R44 Ditched After Loss of TGB & TR: Improper Maintenance (N1241W, Air Adventures Helicopters, Key West)
On 17 June 2019 Robinson R44 N1241W of Air Adventures Helicopters was ditched off Key West, Florida following the in-flight loss of its Tail Gear Box (TGB) and tail rotor during a Part 91 revenue sightseeing flight. The three occupants were all uninjured.
History of the Flight
As the helicopter climbed through 300 ft AGL, the pilot [aged 29, 1430 flying hours total, 1274 on type] detected “rapid tail vibrations.” The pilot radioed tower and requested a return to the airport. He proceeded back to the airport when he heard a loud pop and felt a “hard” right yaw. Attempts to regain control of the helicopter with the anti-torque pedals were ineffective.
He initiated an autorotation, and the helicopter began to yaw to the left. Again, attempts to regain control of the helicopter were ineffective. As the helicopter descended toward the water, the pilot deployed the floats, and landed the helicopter upright on the water without further incident.
Examination of the helicopter revealed that the tail rotor assembly had separated from the tail boom…
As well as losing the means of yaw control this will have also resulted in a significant forward shift in centre of gravity, adding to the challenges the pilot faced.
[E]xamination of the mounting hardware between the TGB input cartridge and the tail boom mating flange found that two of the four bolts were missing; both missing bolts came from the right side of the connection. The left side bolts remained secured in place. The missing bolts’ holes in the input cartridge were deformed and were out of round. All of the 4 bolt holes on the input cartridge displayed imprints from the bolt threads, with the deepest imprints on the right sides of the holes, consistent with movement between the lug holes and the bolt shanks. All tail boom flange bolt holes were examined and found that the threading was present, not stripped, and locking inserts present.
The NTSB reveal that c60 flying hours and 5 weeks earlier the tail boom assembly had been removed and replaced.
As part of this maintenance, the tail rotor input cartridge and gearbox would have been removed from the old tailboom and placed on the new tailboom. It is likely that, during this procedure, the right-side mounting bolts were not completely secured to the tail boom casting locking inserts and properly torqued [the the required 240 in-lbs], which resulted in the failure of the right side mounting bolts.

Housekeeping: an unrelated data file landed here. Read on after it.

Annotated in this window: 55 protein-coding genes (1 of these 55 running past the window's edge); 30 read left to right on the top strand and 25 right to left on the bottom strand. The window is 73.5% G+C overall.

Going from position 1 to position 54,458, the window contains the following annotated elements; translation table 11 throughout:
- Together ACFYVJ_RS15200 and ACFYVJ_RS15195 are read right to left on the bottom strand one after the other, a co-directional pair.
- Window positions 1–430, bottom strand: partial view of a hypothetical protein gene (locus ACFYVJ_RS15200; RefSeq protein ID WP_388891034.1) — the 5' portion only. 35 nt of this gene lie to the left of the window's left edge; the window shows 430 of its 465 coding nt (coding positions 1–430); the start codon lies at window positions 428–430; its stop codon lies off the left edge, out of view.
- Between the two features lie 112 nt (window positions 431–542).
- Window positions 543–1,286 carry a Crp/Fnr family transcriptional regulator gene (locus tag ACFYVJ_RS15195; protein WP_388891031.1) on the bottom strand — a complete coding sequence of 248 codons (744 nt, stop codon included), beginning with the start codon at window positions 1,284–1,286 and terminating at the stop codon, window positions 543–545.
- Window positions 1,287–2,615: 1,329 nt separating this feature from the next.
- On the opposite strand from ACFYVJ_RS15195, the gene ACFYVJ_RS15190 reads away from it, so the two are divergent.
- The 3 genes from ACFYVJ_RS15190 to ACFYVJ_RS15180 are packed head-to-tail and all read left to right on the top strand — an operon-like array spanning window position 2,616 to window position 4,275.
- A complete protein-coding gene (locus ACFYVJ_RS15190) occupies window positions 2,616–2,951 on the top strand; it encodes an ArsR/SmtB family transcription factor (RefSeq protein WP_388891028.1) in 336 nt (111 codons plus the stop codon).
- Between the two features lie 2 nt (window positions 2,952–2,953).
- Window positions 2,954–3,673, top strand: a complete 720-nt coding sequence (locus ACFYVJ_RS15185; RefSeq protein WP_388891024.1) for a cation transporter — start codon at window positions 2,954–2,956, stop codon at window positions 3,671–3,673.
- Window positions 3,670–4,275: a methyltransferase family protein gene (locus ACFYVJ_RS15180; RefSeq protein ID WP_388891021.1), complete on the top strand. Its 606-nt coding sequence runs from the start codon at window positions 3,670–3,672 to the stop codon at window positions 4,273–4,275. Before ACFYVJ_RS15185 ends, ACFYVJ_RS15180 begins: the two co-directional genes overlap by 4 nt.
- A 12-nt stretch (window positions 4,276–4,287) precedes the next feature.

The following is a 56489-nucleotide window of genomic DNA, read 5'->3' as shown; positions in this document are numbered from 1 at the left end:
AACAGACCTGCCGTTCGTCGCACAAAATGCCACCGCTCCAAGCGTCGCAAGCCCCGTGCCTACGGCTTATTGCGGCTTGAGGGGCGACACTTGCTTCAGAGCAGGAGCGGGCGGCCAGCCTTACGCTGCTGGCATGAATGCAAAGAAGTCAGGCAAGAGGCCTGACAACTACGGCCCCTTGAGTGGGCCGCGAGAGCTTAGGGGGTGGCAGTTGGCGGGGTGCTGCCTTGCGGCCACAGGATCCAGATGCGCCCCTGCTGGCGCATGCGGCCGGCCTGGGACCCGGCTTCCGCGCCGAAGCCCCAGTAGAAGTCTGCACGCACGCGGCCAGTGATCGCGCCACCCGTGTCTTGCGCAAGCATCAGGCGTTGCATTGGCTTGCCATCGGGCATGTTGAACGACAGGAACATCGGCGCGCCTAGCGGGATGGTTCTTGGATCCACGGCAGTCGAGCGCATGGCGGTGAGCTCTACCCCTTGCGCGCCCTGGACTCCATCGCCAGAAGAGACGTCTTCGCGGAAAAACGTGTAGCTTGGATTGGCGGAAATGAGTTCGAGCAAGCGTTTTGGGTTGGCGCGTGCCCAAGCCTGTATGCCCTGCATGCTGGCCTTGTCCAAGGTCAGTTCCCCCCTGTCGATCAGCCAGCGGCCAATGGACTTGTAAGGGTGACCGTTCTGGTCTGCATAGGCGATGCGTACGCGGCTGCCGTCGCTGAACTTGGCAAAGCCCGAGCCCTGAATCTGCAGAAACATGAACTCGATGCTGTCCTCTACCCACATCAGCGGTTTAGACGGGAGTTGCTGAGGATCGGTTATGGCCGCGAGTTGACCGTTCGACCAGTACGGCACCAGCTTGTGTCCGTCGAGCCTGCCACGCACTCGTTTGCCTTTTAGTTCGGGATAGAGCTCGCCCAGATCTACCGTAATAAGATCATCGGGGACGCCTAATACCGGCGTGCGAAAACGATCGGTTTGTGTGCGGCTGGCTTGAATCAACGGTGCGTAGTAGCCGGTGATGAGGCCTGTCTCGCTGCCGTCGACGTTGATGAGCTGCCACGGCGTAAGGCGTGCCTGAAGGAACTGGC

The NTSB report unfortunately contains no further detail on the conduct of this maintenance.
Following the replacement of the tail boom, the pilot reported rapid tail rotor vibrations which required multiple attempts to successfully balance the tail rotor as part of the post maintenance checks.
NTSB Probable Cause
The failure of maintenance personnel to properly secure the right-side tail boom mounting bolts which resulted in the failure of the bolts and an inflight separation of the tail rotor.
- Compressive Creep and the Loss of a UH-1H’s Tail Rotor
- Prompt Emergency Landing Saves Powerline Survey Crew After MGB Pinion Failure
- Fatal $16 Million Maintenance Errors
- Dramatic Malaysian S-76C 2013 Ditching Video
- NTSB Report on Bizarre 2012 US S-76B Ditching
- Insecure Pitch Link Fatal R44 Accident
- R44 Force Lands After Improper Repair
- Incomplete Maintenance Leads to Fatal Collective Control Loss on B407
- Torched Tennessee Tour Trip (B206L N16760)
- Fatal EC130B4 Water Impact in the Tennessee River after “Entry to VRS” Say NTSB
- EC130 Door Loss Damaged Main Rotor Blades
- Hawaiian Air Tour EC130T2 Hard Landing after Power Loss (Part 1)
- Hawaiian Air Tour EC130T2 Hard Landing after Power Loss (Part 2 – Survivability)
- R44 Unanticipated Yaw Accident During Tailwind Take Off Caught on Video
- A Try and See Catastrophe: R44 Accident in Norway in Bad Weather
- Fatal Wisconsin Wire Strike When Robinson R44 Repositions to Refuel
- Fatal R44 Loss of Control Accident: Overweight and Out of Balance
- Latent Engine Defect Downs R44: NR Dropped to Zero During Autorotation
- Helicopter Destroyed in Hover Taxi Accident
- EC130B4 Accident: Incorrect TRDS Bearing Installation
- Air Ambulance Leaps into Air: Misrigged Flying Controls
- Prior Engine Mount Damage Lead to Fatal Aerial Saw Crash
- Loose Engine B-Nut Triggers Fatal Forced Landing
- Ungreased Japanese AS332L Tail Rotor Fatally Failed
- SAR AS365N3 Flying Control Disconnect: BFU Investigation
- For Rotors Grease is the Word
- AAR Bell 214ST Accident in Afghanistan in 2012: NTSB Report
- Maintenance Misdiagnosis Precursor to EC135T2 Tail Rotor Control Failure
- Misassembled Anti-Torque Pedals Cause EC135 Accident
- Insecure Pitch Link Fatal R44 Accident
- EC135 Main Rotor Actuator Tie-Bar Failure
- Bell 429 TR Pitch Change Link Bearing Failure
- S-61N Damaged During Take Off When Swashplate Seized Due to Corrosion
- Tail Rotor Pitch Control Loss During Hoisting
- UPDATE 16 July 2022: Distracted Dynamic Rollover
- UPDATE 30 July 2022: B212 LOC-I: Windshear Encounter in the Lee of Mountain Ridge
- Airworthiness Matters: Next Generation Maintenance Human Factors
- Aircraft Maintenance: Going for Gold?
- B1900D Emergency Landing: Maintenance Standards & Practices
Aerossurance worked with the Flight Safety Foundation (FSF) to create a Maintenance Observation Program (MOP) requirement for their contractible BARSOHO offshore helicopter Safety Performance Requirements to help learning about routine maintenance and then to initiate safety improvements:
Aerossurance can provide practice guidance and specialist support to successfully implement a MOP.
Aerossurance’s Andy Evans was recently interviewed about safety investigations, the perils of WYLFIWYF (What-You-Look-For-Is-What-You-Find) and some other ‘stuff’ by with Sam Lee of Integra Aerospace: